Around a third of all new home dwelling construction is financed by investors, according to a new report commissioned by the Property Council of Australia and Real Estate Institute of Australia.
The report, “Australian housing investment: analysis of negative gearing and CGT discount for residential property” by ACIL Allen Consulting, finds that negative gearing and the capital gains tax (CGT) discount are helping to boost the supply of new homes, placing downward pressure on prices and giving ordinary Australians a leg up the property ladder.
In fact, according to the report negative gearing, in conjunction with the CGT discount, promotes investment in rental properties and increases supply of new housing.
Property Council chief executive Ken Morrison says negative gearing and CGT “tick all the boxes by increasing supply, giving people an opportunity to get into the housing market and helping ordinary Australians build wealth for their future”.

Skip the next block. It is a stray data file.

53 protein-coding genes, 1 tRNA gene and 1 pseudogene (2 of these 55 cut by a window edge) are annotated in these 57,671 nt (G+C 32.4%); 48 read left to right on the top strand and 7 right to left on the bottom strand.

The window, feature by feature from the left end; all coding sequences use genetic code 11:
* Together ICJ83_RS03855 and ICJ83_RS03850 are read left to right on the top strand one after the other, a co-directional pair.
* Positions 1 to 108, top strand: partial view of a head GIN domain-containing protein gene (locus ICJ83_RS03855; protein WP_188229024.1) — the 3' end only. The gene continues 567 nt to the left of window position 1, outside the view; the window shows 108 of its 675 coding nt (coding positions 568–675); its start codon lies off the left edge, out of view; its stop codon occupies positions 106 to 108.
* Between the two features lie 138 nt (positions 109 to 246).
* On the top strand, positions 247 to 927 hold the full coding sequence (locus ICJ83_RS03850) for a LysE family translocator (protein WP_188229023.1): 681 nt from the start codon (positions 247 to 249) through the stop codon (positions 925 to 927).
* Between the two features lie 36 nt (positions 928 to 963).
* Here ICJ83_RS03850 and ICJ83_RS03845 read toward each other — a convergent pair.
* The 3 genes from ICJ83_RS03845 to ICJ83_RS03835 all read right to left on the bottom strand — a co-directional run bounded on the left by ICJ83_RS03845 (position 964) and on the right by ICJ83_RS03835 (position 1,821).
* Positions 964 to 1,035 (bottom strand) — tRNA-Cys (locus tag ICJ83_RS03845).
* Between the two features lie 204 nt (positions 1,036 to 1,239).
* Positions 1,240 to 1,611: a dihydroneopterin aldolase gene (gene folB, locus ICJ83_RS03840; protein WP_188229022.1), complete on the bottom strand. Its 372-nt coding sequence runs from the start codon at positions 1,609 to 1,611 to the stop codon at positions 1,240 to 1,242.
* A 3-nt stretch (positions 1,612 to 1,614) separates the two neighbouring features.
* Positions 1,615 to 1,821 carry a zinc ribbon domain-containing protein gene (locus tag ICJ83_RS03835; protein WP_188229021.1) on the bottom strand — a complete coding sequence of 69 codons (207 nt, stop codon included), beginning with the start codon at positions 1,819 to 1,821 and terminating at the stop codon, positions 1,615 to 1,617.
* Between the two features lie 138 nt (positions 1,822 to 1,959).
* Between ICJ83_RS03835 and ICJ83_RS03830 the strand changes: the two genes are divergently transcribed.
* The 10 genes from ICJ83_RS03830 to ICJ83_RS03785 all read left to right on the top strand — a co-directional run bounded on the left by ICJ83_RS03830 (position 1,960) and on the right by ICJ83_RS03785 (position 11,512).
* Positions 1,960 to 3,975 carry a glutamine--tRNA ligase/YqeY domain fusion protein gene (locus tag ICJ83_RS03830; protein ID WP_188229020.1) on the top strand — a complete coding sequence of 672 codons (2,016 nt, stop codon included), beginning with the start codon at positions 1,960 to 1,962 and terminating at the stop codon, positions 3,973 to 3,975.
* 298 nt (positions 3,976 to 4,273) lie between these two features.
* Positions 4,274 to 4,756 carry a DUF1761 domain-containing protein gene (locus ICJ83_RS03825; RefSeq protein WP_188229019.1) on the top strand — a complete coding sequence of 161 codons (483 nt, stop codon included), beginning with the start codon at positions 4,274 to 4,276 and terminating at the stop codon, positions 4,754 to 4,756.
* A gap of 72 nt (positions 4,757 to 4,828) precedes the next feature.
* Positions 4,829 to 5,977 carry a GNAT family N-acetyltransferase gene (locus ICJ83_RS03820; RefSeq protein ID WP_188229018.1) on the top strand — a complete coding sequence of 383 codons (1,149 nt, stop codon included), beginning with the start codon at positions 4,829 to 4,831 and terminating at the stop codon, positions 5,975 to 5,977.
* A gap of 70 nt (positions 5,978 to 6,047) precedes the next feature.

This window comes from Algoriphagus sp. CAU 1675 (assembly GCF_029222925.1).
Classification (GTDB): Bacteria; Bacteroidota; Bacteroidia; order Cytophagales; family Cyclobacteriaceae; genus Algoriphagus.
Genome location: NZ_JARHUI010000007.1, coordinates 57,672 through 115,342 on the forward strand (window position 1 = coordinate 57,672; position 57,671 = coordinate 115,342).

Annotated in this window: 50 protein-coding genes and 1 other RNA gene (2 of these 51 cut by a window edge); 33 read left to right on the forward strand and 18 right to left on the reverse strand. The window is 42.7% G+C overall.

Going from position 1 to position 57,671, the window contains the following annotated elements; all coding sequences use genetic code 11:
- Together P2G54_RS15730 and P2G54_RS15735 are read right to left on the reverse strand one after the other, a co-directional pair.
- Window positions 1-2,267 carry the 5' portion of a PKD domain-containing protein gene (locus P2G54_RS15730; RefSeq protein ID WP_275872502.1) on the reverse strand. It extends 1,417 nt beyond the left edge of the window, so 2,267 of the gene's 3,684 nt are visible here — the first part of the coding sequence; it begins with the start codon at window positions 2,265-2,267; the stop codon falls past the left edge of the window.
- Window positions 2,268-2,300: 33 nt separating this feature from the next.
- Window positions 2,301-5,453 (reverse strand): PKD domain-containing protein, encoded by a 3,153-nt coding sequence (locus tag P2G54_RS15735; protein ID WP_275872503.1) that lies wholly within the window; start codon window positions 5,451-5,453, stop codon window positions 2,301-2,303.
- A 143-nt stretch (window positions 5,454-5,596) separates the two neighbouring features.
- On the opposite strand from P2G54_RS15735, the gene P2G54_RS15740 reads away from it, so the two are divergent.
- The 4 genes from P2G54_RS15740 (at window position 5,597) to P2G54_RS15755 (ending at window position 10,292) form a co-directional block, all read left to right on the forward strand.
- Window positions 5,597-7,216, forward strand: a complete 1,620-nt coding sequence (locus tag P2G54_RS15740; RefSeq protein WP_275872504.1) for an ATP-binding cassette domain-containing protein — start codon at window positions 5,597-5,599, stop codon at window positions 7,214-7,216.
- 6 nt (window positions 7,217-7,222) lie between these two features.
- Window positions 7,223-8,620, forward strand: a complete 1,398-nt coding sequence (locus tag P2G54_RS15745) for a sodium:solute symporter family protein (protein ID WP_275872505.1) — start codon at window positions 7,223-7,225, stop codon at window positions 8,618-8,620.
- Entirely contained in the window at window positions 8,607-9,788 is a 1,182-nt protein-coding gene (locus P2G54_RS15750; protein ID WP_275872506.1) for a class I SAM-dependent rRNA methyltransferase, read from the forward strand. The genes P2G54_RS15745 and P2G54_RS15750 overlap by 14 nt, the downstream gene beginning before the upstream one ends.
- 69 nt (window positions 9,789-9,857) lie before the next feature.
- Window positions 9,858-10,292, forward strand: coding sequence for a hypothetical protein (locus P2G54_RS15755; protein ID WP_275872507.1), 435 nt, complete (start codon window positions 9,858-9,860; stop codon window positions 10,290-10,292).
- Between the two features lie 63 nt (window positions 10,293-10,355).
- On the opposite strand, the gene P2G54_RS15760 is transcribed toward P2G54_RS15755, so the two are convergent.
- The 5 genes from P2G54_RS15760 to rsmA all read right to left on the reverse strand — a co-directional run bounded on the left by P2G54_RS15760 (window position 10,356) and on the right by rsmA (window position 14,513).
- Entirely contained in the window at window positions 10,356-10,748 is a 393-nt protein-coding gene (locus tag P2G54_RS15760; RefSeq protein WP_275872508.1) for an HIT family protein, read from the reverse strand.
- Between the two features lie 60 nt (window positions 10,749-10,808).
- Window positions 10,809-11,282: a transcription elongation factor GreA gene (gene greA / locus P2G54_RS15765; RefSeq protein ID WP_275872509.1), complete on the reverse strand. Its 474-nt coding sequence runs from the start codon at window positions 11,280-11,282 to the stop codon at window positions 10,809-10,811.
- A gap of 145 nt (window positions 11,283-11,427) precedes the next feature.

“The reality is that if negative gearing was abolished there would be less investment and rents would go up,” Morrison says.
The report warns that the immediate removal of negative gearing without allowing to carry forward losses is likely to result in a portion of the average net rental loss being added to rental prices. In 2012-13, this was an average of $9500.
ACIL Allen Consulting’s research found that two thirds of property investors who benefit from negative gearing earn a taxable income of less than $80,000 a year. Those earning less than $80,000 a year also claim the majority of total value losses – 58 per cent in 2012-13.
According to REIA CEO Amanda Lynch, “mum and dad investors” are overwhelmingly those who benefit most from negative gearing policies.
“This isn’t some tax lurk for the wealthy, rather an incentive for people on low to average incomes. And it has benefits for the broader economy,” Lynch concludes.
This article was originally published on the Property Council of Australia website:www.propertyoz.com.au